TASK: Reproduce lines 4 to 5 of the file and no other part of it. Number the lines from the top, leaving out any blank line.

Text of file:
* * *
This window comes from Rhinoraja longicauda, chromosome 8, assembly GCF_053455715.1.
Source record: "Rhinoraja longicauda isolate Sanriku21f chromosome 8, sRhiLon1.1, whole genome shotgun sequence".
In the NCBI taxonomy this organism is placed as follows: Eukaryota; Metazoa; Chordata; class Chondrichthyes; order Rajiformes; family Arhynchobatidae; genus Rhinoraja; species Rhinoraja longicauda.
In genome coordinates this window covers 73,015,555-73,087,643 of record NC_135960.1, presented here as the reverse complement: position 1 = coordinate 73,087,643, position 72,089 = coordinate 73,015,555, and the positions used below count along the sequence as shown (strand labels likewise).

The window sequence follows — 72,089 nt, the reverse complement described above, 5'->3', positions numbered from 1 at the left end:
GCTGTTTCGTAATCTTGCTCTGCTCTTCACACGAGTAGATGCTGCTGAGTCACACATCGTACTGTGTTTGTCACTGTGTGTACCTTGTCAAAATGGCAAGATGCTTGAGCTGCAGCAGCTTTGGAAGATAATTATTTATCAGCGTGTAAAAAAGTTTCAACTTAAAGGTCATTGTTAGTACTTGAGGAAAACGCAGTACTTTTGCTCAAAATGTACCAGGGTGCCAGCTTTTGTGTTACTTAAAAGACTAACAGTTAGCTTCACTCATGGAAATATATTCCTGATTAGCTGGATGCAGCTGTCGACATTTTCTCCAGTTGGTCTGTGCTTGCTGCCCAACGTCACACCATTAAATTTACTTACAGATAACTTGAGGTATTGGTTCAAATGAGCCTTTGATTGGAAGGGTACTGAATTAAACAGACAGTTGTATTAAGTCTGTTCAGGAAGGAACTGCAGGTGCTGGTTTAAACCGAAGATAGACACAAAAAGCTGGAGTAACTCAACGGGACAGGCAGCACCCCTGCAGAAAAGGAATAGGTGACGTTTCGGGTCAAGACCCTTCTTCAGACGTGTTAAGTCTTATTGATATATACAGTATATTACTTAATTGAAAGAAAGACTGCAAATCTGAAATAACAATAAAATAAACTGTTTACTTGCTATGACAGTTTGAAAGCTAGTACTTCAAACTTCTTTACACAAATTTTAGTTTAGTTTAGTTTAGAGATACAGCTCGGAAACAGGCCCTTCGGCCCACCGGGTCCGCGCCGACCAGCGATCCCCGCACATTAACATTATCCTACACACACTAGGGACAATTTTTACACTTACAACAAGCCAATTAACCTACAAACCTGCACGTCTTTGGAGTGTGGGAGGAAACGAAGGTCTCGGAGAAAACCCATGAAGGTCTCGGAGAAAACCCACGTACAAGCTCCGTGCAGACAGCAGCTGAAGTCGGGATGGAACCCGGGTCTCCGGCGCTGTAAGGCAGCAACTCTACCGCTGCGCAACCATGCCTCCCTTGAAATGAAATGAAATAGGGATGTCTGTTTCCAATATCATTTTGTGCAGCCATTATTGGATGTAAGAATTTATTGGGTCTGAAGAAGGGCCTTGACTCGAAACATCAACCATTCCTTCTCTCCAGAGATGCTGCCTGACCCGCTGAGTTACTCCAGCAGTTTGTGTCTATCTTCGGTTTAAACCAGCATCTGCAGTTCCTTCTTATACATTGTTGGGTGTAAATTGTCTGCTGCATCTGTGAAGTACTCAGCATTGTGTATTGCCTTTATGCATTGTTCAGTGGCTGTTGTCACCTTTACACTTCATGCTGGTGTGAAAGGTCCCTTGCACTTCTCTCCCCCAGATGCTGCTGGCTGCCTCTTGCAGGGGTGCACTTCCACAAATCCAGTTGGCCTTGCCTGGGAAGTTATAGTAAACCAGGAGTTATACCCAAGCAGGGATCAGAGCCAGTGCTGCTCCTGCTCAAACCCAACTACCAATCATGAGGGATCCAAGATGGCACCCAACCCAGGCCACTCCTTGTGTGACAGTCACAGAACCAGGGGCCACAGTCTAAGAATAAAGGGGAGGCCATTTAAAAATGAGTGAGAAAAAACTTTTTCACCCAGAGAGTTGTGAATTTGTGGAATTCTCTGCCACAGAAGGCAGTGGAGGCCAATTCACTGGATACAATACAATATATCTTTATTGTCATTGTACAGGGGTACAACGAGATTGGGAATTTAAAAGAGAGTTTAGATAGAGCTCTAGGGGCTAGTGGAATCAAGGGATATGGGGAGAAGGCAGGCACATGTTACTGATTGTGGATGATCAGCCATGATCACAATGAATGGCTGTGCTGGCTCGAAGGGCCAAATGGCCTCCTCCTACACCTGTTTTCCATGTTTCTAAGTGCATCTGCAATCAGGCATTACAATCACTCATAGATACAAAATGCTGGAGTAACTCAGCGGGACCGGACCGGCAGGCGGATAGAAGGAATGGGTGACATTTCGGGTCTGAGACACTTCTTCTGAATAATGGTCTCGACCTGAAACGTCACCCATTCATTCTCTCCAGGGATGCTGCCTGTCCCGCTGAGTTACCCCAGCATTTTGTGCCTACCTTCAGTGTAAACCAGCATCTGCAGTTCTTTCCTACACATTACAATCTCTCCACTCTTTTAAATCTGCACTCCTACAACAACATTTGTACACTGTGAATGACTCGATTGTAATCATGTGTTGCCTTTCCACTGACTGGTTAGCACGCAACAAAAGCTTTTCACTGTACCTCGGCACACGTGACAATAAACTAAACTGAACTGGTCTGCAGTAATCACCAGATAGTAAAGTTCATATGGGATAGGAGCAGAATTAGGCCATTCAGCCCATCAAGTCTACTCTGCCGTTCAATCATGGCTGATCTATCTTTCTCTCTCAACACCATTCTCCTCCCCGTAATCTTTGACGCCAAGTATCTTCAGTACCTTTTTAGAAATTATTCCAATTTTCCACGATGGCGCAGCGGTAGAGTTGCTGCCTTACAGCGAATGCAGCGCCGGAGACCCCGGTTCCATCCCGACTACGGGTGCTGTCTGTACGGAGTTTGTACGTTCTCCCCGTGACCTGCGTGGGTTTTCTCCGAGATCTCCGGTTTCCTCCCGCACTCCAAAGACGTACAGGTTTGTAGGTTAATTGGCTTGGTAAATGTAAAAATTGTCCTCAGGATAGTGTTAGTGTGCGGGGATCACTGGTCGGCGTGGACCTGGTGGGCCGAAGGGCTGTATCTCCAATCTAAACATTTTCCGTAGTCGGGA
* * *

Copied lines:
In genome coordinates this window covers 73,015,555-73,087,643 of record NC_135960.1, presented here as the reverse complement: position 1 = coordinate 73,087,643, position 72,089 = coordinate 73,015,555, and the positions used below count along the sequence as shown (strand labels likewise).

The window sequence follows — 72,089 nt, the reverse complement described above, 5'->3', positions numbered from 1 at the left end: